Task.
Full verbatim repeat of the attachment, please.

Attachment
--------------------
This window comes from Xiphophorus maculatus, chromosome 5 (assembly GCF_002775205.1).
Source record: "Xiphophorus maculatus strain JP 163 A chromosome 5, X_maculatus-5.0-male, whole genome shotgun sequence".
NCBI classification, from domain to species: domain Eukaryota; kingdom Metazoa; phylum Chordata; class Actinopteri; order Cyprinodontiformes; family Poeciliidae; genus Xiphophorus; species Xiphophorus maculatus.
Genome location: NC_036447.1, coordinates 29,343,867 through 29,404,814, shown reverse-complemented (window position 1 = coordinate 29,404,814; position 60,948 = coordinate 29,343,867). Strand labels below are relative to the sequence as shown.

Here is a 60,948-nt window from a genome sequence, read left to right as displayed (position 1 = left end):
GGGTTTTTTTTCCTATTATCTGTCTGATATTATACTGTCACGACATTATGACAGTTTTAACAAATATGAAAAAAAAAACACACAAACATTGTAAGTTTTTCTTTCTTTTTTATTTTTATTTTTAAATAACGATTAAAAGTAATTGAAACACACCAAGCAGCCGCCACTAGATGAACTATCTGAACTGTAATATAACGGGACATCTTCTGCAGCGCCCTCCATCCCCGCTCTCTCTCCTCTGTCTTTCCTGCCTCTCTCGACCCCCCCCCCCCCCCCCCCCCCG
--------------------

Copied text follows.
This window comes from Xiphophorus maculatus, chromosome 5 (assembly GCF_002775205.1).
Source record: "Xiphophorus maculatus strain JP 163 A chromosome 5, X_maculatus-5.0-male, whole genome shotgun sequence".
NCBI classification, from domain to species: domain Eukaryota; kingdom Metazoa; phylum Chordata; class Actinopteri; order Cyprinodontiformes; family Poeciliidae; genus Xiphophorus; species Xiphophorus maculatus.
Genome location: NC_036447.1, coordinates 29,343,867 through 29,404,814, shown reverse-complemented (window position 1 = coordinate 29,404,814; position 60,948 = coordinate 29,343,867). Strand labels below are relative to the sequence as shown.

Here is a 60,948-nt window from a genome sequence, read left to right as displayed (position 1 = left end):
GGGTTTTTTTTCCTATTATCTGTCTGATATTATACTGTCACGACATTATGACAGTTTTAACAAATATGAAAAAAAAAACACACAAACATTGTAAGTTTTTCTTTCTTTTTTATTTTTATTTTTAAATAACGATTAAAAGTAATTGAAACACACCAAGCAGCCGCCACTAGATGAACTATCTGAACTGTAATATAACGGGACATCTTCTGCAGCGCCCTCCATCCCCGCTCTCTCTCCTCTGTCTTTCCTGCCTCTCTCGACCCCCCCCCCCCCCCCCCCCCCG